July was a month of disappointments. And the biggest and most talked about happened only 3 days into the month. The Lone Ranger was easily the biggest movie of the summer before it came out. Marketing for the film was everywhere and if you weren't hearing about this film you should consider yourself lucky. Poised to make Disney a brand new franchise it could bank on now that the Pirates movies seemed a bit long in the tooth. And then it was released. Early reports weren't good and once the opening weekend ended it was clear this movie was a failure. Going into the opening weekend Disney was quietly expecting a $70-$100 million opening only to face the reality of landing just short of $30 million. Finishing with a worldwide total of $239 million might seem decent it only just covers the reported budget of $215 million not to mention the potential behemoth of a marketing budget. It isn't Water World but Lone Ranger fell flat on its face for everyone to see.
We moved on to Despicable Me 2, which garnered more money than Monsters University with $800+ million worldwide, and Grown Ups 2 which made more money than it could ever deserve. Finally we all got ourselves a treat. A fun movie experience with nothing but giant robots and monsters which would go on to get itself $400 million at the worldwide box office. Pacific Rim was a worry for movie geeks who wanted both Del Toro to do well but get to see a world embrace something as crazy and robots vs. monsters. I can only hope we get a sequel or a series of copy cats giving us what we need.
Despite the gift of Pacific Rim we were in store for more flops. Turbo, Red 2, and then RIPD all came out with lackluster showings. Turbo only barely went over $150 million worldwide, Red 2 should be happy it made it north of $100 million, and RIPD should be happy it made any money with $64 million worldwide. Luckily July wouldn't leave us entirely with a bad taste in our collective mouths. The Wolverine couldn't be worse than Wolverine: Origins and luckily it was much better than expected. While it wasn't something to rave about to everyone you saw the film was watchable and fun, a Wolverine film we all wanted years ago.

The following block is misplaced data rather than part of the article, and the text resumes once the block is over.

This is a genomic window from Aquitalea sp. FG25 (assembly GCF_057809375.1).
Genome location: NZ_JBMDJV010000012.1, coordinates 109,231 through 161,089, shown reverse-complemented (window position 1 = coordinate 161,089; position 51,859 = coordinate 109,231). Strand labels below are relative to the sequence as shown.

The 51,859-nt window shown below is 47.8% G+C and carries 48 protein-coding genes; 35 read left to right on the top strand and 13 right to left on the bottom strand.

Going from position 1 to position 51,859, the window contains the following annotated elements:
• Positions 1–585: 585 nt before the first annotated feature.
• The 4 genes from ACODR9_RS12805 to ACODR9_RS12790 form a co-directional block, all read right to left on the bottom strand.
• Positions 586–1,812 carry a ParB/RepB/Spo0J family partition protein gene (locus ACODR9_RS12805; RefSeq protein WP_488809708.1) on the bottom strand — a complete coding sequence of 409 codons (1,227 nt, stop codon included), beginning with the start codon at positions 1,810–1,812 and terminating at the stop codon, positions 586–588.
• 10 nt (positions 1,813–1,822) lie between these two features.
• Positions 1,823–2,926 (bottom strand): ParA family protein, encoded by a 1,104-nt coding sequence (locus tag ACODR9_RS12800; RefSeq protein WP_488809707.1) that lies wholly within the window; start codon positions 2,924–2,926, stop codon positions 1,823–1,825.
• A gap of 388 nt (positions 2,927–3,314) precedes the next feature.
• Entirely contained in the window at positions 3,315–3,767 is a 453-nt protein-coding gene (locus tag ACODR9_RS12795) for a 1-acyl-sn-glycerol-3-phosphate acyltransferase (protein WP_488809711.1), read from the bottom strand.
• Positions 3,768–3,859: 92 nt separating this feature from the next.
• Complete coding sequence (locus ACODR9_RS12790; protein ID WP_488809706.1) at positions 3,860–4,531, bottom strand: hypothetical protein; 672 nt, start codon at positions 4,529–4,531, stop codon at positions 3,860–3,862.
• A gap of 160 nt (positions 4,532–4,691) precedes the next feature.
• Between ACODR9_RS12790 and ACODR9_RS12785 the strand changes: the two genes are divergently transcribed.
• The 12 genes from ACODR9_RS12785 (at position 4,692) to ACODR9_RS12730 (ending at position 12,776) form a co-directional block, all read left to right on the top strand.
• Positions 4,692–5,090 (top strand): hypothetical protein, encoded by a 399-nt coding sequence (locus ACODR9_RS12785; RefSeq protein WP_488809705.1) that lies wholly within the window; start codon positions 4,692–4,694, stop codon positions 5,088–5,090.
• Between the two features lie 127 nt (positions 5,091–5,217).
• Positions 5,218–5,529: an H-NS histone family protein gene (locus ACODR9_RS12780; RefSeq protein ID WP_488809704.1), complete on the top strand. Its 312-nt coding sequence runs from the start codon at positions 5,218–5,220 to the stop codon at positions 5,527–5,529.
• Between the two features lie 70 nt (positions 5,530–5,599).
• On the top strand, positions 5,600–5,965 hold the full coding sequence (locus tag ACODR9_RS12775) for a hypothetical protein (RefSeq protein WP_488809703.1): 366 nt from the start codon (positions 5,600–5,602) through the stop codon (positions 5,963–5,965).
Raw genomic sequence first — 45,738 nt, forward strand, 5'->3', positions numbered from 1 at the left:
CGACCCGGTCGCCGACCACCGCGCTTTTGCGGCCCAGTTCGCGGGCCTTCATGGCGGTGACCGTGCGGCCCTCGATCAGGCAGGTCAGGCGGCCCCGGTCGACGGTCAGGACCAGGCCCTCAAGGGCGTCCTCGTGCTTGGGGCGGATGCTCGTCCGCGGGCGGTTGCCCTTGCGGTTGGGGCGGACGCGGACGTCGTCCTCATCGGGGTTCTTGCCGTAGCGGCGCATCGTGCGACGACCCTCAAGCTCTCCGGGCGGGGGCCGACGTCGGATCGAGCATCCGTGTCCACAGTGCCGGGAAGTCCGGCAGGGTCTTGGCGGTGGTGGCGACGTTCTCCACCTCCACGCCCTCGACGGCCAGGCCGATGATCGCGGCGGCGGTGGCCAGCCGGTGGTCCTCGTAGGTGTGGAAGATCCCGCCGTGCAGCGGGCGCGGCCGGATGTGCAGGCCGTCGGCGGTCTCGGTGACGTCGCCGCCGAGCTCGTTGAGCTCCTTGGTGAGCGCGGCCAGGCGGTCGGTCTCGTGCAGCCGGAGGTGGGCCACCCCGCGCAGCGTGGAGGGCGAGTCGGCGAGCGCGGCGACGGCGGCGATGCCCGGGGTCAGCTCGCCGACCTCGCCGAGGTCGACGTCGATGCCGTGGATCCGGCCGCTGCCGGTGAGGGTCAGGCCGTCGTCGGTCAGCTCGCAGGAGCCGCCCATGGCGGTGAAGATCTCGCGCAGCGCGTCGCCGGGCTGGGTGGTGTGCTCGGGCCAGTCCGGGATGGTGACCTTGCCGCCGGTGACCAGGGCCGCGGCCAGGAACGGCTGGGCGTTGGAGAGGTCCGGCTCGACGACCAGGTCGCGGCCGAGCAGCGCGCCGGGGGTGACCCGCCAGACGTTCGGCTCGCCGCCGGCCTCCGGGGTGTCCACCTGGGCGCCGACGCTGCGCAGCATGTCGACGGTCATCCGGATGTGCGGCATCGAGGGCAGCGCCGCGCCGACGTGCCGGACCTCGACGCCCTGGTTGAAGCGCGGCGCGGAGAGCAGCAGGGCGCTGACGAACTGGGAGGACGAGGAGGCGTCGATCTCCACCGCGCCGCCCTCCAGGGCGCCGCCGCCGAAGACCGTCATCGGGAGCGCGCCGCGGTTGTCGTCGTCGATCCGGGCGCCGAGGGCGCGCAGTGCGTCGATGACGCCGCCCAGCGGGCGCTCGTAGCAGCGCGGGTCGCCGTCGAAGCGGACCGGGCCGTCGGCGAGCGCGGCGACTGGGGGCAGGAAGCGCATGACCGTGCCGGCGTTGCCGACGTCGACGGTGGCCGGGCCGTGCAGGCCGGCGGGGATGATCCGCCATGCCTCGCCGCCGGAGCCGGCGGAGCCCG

The summer gets to it's hottest point and yet movies tend to start cooling off in August usually. Maybe a season of spending movie on buttered popcorn and snow caps is too much for everyone's wallets. This August started to break down early with 2 Guns, Percy Jackson, and Elysium all middling at the box office and in quality. We would have the wade through early Oscar bait like The Butler and Jobs before ending the season on a couple of high notes.
Sure The World's End and Kick-Ass 2 might not be the best films of the summer but summer movies are about fun, and these two were certainly that. You can't look at their box office numbers just yet since both came out towards the tail end of August and it's only just now September. Both films do seem to be doing well with fans and critics alike. I've only seen Kick-Ass 2 so far and was surprised at how good the movie was in a new environment where our heroes can be dark and violent.
While it may all be done don't think there aren't movies left this year. We still have to wait out and see which movies will become the Oscar movies we talk about early next year. Not to mention there is plenty more to still be released. Gravity, Carrie, Ender's Game, Thor 2, The Hunger Games: Catching Fire, Oldboy, The Hobbit: Desolation of Smaug, Anchorman 2, and 47 Ronin all still have 2013 release dates. So don't worry, the taste of stale popcorn, manufactured butter, and sugary soda won't be leaving us too soon.